Not one, but two serious looks at the role of profanity were published lately.

First, eminent linguist Stephen Pinker wrote What the F***?, a lengthy examination of profanity in the New Republic.

I found fascinating the neurological explanation for the involuntary power and emotional nature of cursing, especially the demonstration of how hard it is to say the color of each word when a series of expletives is written in different colors.

My only quibble was when he supported Geoffrey Nunberg’s assertion that

while you can imagine the dialogue How brilliant was it? Very, you would never hear the dialogue How brilliant was it? Fucking.”

While I haven’t said that myself, I know for sure that I’ve heard it.

A second study in the Leadership and Organizational Development Journal concluded

“Regular swearing at work can help boost team spirit among staff, allowing them to express better their feelings as well as develop social relationships.”

As a manager I am very careful, but I have definitely observed that phenomenon in the workplace. And it make sense. Your willingness to be yourself around others and break a taboo signals your closeness to them and that you trust them.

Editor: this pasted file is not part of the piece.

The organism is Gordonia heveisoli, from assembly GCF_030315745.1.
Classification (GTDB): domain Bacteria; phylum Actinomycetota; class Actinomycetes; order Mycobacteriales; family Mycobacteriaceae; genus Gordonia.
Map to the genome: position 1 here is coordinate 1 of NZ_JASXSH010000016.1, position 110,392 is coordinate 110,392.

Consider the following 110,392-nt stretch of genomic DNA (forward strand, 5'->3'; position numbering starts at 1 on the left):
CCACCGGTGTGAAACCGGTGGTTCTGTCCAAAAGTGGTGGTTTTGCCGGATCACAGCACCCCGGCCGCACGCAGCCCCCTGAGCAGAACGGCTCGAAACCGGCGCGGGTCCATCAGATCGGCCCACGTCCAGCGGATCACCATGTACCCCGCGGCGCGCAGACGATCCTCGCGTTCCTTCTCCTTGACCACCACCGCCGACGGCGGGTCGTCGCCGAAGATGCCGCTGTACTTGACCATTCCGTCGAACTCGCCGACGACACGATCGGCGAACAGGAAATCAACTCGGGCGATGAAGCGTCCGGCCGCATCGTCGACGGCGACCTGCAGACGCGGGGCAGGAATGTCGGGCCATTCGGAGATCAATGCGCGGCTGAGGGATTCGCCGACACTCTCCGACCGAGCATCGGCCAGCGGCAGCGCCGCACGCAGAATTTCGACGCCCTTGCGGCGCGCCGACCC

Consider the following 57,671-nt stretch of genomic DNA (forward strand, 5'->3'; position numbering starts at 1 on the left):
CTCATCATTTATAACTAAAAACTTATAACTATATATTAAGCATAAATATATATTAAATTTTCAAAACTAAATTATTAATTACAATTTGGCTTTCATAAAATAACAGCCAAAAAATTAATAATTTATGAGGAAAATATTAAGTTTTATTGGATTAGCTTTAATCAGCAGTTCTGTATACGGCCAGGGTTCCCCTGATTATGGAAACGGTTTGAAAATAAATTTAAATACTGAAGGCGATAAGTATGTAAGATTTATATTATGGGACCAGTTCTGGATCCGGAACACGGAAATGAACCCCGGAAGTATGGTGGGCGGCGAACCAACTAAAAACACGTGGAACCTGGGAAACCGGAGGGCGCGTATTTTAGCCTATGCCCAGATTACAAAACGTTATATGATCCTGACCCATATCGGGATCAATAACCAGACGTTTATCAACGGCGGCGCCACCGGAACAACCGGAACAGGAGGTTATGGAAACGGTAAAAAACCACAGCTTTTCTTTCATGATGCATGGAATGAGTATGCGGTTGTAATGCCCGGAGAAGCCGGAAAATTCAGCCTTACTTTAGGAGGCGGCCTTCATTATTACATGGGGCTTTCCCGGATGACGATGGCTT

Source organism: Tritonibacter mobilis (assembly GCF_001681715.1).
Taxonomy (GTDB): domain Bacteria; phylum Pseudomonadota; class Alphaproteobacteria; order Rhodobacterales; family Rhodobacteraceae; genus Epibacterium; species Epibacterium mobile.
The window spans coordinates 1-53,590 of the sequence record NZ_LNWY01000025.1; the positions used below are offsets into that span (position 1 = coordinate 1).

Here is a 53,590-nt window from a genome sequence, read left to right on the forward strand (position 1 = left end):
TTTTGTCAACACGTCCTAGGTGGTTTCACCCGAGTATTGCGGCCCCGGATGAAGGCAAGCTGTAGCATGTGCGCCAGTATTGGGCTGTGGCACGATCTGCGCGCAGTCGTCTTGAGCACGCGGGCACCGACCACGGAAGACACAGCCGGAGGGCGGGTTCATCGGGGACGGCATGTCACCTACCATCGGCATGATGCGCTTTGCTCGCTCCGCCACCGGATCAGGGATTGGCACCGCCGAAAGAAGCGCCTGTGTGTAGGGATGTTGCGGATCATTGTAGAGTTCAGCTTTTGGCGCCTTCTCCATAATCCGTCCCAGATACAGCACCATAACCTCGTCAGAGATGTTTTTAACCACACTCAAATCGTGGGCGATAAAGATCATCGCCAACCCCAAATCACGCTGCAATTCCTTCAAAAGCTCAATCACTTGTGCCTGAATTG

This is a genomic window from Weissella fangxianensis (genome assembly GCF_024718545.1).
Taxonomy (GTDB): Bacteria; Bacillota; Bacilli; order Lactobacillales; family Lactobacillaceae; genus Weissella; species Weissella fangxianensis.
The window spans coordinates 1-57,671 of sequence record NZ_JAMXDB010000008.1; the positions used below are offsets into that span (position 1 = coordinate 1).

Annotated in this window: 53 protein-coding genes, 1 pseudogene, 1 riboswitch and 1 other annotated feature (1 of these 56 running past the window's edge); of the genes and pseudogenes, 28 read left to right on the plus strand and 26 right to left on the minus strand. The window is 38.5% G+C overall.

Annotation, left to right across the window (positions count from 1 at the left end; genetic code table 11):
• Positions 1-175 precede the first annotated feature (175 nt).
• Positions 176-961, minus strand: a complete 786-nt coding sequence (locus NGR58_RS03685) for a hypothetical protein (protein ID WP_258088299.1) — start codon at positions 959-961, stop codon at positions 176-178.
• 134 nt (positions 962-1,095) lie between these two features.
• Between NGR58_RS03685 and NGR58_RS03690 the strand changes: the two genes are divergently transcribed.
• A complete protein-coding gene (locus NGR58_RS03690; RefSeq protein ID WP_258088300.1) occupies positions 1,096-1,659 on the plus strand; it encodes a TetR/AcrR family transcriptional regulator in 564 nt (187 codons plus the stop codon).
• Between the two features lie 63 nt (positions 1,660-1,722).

Read more at Yahoo News.

There were two interesting papers published in the scientific journal Nature yesterday. They both looked at different aspects of how words change over time.

The first examined the evolution 200 basic words across different Indo-European languages. The conclusion: the more common, frequently used words evolved at a slower rate than lesser-used words. So you were more likely to see similar-sounding common words in different languages. Evidently use frequency explains 50% of the variability from language to language.

The second study intrigued me more. Probably because it dealt with irregular verbs (which I’ve been trying to explain to my daughter) and there’s a nifty equation thrown in (which makes it sound like the real deal).

The past tense for 97% of all verbs in English is formed by adding –ed to the present tense. But the 10 most common verbs (and helpers) all have irregular past tenses that don’t follow the –ed rule.

Be, have, do, go, say, can, will, see, take, and get do NOT become beed, haved, doed, goed, sayed, caned, willed, seed, taked, and getted no matter how many children protest to this irregularity.

The theory is that because these verbs are so frequently used, the irregularity is easy to remember and therefore they are more resistant to evolving into conformity with the established rule.

The most common verb to change from an irregular past tense is help: its past tense used to be holp but is now the regularly formed helped.

Here’s the fun part: the equation.

“The half-life of irregular verbs is proportional to the square root of their frequency.”

So, if one irregular verb is used 100x less frequently, it will evolve to become regularized 10x faster.

And my daughter’s just going to have to get over it and learn to say went instead of goed. Because we’re likely stuck with that one for a very long time.

Read more at Nature News or listen to the podcast.

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